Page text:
Who Gains from Agricultural Protection?

  • D. Gale Johnson
Part of the World Economic Issues book series (WEI)


A previous chapter emphasized the particular problems that confront agriculture when economic growth occurs. Agriculture is a declining industry; its share of national output and national employment declines as real per capita incomes increase. Since it is necessary under these circumstances continuously to transfer labour out of agriculture to other occupations, the return to farm labour will be less than the return to labour of similar education, skills and capacities engaged in other activities. At least this will be true in any economy in which decisions concerning choice of jobs is left to the individual; individuals do not voluntarily change jobs unless they anticipate a gain from doing so.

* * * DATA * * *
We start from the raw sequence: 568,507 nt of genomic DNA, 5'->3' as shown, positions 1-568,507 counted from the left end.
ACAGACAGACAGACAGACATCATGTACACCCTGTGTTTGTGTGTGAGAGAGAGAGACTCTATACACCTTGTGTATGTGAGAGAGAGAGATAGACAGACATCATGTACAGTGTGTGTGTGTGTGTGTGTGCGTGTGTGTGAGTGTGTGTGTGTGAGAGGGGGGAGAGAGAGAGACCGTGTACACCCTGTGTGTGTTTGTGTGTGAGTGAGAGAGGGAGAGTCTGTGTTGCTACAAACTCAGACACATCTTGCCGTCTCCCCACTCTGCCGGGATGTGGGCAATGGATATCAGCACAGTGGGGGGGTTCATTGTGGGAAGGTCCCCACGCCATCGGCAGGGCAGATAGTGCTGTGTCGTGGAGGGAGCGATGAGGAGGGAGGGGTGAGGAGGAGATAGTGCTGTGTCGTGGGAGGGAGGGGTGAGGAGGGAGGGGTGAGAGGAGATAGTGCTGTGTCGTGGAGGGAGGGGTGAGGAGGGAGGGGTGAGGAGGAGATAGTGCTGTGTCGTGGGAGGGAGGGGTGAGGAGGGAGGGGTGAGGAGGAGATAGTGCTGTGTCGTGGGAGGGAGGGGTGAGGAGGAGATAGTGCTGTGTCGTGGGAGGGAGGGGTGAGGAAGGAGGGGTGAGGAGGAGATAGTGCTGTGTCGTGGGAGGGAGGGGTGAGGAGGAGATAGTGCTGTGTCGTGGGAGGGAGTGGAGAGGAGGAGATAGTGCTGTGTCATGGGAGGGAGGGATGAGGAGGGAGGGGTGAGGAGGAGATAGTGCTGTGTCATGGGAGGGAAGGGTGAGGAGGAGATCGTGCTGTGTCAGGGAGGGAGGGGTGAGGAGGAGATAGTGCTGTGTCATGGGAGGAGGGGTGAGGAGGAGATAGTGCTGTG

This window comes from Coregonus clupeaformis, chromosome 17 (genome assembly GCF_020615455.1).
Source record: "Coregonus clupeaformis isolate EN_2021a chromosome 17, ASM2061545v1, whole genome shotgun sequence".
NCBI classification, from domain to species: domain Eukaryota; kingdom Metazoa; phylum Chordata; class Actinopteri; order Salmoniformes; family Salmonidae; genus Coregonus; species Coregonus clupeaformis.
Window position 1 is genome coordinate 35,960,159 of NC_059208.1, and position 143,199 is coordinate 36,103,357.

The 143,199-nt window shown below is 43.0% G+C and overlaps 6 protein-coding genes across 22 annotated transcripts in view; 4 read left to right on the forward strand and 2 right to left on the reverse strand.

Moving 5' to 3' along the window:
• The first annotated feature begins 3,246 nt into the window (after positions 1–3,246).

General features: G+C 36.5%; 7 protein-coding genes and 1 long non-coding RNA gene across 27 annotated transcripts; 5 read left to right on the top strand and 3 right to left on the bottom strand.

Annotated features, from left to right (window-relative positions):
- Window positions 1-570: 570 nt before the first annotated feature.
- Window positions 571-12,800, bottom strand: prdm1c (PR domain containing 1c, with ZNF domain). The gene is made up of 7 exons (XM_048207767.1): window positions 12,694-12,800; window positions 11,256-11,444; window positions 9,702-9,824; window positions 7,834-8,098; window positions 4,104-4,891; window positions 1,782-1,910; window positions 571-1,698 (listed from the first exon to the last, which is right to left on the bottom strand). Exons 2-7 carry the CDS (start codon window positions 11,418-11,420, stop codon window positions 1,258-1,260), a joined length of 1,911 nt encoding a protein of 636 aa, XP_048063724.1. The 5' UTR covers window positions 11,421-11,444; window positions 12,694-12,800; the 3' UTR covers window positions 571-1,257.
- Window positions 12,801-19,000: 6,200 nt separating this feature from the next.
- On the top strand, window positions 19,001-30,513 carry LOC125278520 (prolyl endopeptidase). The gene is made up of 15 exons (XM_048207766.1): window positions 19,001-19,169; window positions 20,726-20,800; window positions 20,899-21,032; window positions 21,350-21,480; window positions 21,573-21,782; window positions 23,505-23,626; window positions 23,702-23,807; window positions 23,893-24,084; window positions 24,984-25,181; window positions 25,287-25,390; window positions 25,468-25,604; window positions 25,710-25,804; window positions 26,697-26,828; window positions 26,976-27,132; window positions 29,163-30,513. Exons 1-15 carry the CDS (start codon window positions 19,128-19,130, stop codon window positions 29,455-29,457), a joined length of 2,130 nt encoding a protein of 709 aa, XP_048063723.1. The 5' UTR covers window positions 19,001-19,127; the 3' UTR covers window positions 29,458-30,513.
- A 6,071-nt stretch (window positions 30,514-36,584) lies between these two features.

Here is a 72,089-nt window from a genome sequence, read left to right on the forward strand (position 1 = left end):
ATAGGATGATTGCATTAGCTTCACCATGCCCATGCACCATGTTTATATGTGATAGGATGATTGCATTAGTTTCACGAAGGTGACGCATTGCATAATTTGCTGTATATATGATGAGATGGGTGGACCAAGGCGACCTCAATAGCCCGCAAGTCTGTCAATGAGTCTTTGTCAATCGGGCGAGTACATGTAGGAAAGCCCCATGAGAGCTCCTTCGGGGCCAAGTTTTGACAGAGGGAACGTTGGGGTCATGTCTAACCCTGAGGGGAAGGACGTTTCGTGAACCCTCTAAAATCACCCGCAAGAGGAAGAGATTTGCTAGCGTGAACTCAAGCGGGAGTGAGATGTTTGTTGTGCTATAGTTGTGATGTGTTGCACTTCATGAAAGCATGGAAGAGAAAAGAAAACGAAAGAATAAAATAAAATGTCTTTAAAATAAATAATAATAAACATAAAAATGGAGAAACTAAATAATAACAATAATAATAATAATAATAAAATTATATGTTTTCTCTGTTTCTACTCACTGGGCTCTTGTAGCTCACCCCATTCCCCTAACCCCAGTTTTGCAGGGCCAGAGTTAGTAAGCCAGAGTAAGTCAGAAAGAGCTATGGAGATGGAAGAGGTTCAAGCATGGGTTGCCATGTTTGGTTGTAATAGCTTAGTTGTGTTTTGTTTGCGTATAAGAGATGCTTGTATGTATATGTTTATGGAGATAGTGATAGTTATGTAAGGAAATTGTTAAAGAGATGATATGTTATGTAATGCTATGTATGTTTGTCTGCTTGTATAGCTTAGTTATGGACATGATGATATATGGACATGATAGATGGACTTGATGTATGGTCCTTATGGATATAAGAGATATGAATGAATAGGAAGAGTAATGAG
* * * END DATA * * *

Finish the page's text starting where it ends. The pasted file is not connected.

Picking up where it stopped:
Wage Rate Farm Income Output Price Farm Labour Purchase Input 
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Notes and References

  1. 2.
    Colin Clark, The Conditions of Economic Progress,, 2nd ed. (London: Macmillan, 1951). Data are given for five periods between 1860 and 1944. In the latter year land rent was 15 per cent of net product.Google Scholar

Copyright information

© D. Gale Johnson 1973

Authors and Affiliations

  • D. Gale Johnson
    • 1
  1. 1.University of ChicagoUSA

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